A facelift for local businesses

With new awnings and a fresh coat of paint, The Chair Salon shines brighter than ever at the corner of 36th Street and Bryant Avenue.

“There’s been a lot of feedback with a lot of people noticing how nice the building looks now,” Cronin said. “For a while, it was starting to look a little chipped up and run down.”

Cronin said the improvements might not have come if not for an encounter with Roger Worm of the Nicollet-East Harriet Business Association (NEHBA), who mentioned a new grant and loan program the city created for businesses.

Formed two years ago from an existing program, the Great Streets Neighborhood Business District Program was made on the premise that giving businesses grants or loans would produce a thriving city, said Rebecca Parrell, a project coordinator in Minneapolis’ business development department.

The Great Streets program is split into four types of grants and loans, Parrell said. The Chair Salon was the first Southwest business to receive its reimbursement money from the Great Streets’ Facade Improvement Matching Grant. In total, Cronin received a little more than $1,700, Parrell said. Building owner Dan Ziegler also received a reimbursement of nearly $1,900 for his improvements on the building.

This is how the facade grant works: The city gives $50,000 to a business association for two years and the association distributes the money to businesses that apply for the grant, said Matt Perry, chairman of NEHBA. Perry said businesses have to meet basic city requirements. For instance, he said improvements must be on the outside of the business and the business must fall into one of Minneapolis’ commercial business areas called nodes.

As of right now, Minneapolis has a total of 24 nodes. Of those, five are located in Southwest, but Perry said several more would be added in April as a result of the city’s sustainability plan.

Perry said once a business receives the grant it could receive a reimbursement of up to $5,000 for outside repairs. What the grant does is pay either half or a third of the total cost of the improvements, depending on where the business is located, Perry explained.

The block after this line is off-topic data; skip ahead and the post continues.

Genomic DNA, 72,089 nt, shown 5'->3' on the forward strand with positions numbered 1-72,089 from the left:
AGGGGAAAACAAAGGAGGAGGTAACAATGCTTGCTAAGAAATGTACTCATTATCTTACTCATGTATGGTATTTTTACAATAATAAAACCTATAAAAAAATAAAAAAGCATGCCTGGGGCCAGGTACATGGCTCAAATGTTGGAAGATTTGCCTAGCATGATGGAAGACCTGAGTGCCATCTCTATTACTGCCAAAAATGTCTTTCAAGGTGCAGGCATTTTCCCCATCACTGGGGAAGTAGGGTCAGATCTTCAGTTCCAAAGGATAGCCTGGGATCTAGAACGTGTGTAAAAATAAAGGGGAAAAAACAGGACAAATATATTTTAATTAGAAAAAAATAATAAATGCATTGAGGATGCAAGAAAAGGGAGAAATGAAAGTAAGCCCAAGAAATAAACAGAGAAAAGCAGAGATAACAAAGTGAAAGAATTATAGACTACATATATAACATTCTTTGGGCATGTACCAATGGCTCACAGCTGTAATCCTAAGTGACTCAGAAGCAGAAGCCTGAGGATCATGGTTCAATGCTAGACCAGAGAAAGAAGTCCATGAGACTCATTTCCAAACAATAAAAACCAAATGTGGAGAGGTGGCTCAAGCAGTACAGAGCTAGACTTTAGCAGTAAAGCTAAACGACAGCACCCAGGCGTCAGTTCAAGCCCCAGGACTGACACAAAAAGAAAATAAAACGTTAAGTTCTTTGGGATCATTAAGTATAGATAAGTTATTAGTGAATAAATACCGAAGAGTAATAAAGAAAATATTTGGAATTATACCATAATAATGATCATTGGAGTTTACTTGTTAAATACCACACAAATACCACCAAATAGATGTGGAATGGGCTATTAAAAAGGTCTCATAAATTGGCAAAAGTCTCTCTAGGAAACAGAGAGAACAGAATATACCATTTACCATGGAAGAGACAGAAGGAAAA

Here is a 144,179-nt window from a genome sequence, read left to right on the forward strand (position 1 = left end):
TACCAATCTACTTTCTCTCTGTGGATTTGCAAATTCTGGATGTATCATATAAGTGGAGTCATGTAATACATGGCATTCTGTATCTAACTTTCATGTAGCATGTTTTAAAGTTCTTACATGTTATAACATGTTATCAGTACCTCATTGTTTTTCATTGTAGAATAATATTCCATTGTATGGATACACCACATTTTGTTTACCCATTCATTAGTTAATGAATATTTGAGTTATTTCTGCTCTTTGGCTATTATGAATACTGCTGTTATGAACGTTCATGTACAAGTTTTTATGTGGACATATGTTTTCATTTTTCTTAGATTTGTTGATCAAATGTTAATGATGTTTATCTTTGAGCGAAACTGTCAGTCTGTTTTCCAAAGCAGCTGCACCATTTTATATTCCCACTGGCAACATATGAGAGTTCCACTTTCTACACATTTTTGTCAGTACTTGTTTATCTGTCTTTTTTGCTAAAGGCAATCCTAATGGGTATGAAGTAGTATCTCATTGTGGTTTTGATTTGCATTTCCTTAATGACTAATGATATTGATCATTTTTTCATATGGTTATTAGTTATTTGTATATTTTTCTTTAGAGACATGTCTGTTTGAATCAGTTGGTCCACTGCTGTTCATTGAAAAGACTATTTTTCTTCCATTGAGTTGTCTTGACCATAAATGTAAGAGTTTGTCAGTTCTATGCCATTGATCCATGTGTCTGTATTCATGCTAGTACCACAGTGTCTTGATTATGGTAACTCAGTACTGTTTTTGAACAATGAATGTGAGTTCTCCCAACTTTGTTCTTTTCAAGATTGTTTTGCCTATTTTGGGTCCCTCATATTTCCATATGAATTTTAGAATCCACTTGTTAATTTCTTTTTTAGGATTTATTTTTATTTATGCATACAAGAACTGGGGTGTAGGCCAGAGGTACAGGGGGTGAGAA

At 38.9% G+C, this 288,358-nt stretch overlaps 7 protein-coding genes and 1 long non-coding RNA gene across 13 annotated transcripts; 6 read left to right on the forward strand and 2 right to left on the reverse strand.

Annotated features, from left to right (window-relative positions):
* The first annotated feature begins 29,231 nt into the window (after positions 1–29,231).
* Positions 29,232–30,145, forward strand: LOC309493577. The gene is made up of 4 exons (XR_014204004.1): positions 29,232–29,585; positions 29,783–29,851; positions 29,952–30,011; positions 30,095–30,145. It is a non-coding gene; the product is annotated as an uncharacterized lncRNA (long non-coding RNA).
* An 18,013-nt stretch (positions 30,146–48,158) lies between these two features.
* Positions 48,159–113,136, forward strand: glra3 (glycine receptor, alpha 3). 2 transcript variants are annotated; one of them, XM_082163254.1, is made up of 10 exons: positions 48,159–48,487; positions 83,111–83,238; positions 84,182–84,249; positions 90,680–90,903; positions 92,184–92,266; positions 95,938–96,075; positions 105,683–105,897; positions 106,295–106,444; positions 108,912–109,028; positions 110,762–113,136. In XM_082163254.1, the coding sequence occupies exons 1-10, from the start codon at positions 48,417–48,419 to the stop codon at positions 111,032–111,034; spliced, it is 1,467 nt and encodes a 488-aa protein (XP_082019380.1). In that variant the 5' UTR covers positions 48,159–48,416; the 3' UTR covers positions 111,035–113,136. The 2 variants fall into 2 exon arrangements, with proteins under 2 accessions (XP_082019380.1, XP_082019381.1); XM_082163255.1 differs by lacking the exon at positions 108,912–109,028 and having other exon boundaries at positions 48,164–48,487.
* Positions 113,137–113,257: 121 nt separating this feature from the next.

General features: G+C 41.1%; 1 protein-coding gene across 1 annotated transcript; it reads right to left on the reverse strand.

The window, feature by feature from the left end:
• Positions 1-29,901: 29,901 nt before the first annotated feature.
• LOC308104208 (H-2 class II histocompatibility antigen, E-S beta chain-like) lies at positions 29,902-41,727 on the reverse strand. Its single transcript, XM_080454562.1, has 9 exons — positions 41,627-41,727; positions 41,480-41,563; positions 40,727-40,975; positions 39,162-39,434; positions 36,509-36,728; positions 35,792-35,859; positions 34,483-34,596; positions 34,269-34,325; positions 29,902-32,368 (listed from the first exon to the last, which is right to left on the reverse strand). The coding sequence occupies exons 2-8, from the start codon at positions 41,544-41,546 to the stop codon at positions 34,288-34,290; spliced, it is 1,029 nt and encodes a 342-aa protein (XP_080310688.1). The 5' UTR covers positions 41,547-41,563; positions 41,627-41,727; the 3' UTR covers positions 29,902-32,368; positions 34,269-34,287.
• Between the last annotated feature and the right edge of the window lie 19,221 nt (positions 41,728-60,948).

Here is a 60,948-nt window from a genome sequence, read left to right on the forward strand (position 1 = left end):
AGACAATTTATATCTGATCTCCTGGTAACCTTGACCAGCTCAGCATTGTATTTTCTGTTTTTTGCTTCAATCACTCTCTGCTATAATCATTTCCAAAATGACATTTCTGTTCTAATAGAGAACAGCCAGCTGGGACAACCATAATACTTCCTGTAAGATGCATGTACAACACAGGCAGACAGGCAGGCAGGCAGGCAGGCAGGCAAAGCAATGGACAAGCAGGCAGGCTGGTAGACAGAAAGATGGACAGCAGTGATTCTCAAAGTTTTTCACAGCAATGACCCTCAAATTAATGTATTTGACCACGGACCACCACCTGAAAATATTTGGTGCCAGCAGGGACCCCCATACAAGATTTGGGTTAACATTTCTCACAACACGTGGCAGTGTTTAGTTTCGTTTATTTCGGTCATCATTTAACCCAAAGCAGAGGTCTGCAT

He added money is given out on a first-come, first-served basis and so far his association has already given out $15,000 in reimbursements.

To promote the facade program and Great Streets, Perry said NEHBA went to nearly 140 businesses. Perry said the program is a collaborative effort, however. NEHBA and neighborhood associations work together to have businesses follow community construction guidelines.

“The sidewalk is where public and private space meet,” Perry said. “When businesses do well, the neighborhood does well.”

NEHBA also works with 5th Precinct crime prevention specialists Tom Thompson when making facade improvements. Thompson said he advises businesses in making impropvements that decrease the chance of crime. For example, Thompson said installing the right kinds of outside lights could illuminate an area and deter crime.

NEHBA coordinator Joanna Hallstrom said the business association works with the Latino Economic Development Center to reach Spanish-speaking business owners as well.

Once an application goes through the process of approval from a neighborhood association, Tom Thompson and the city, the business is allowed to make the improvements. Afterward, the city verifies the improvements and sends the reimbursement check.

But the facade improvement program is only one aspect of Great Streets. Great Streets also has a Business Loan Program, which offers low- or no-interest loans to businesses, Minneapolis senior project coordinator in business development Kelly Hoffman said.

Hoffman also said Great Streets offers a program called Real Estate Development Gap Financing that also provides a loan for businesses. Hoffman said in this loan, a business generally receives an initial loan from a bank and combines it with its own money. If there is a gap between the money the business has and the price for business changes, Minneapolis will offer a low-interest loan, Hoffman added.

The last part of the Great Streets program is Business District Support Grants, Hoffman said. She explained these grants are given to business associations to develop ways to market and promote business areas.

One way Hoffman said this money is used is to plan special events that would attract people to a business area.

The Great Streets program is a tool for businesses to get cheap loans and grants from the city. Cronin, of The Chair Salon, said he knows how useful the program is.

“It was a really great deal and an easy process,” Cronin said. “It does absolutely nothing but make the neighborhood look better and appealing.”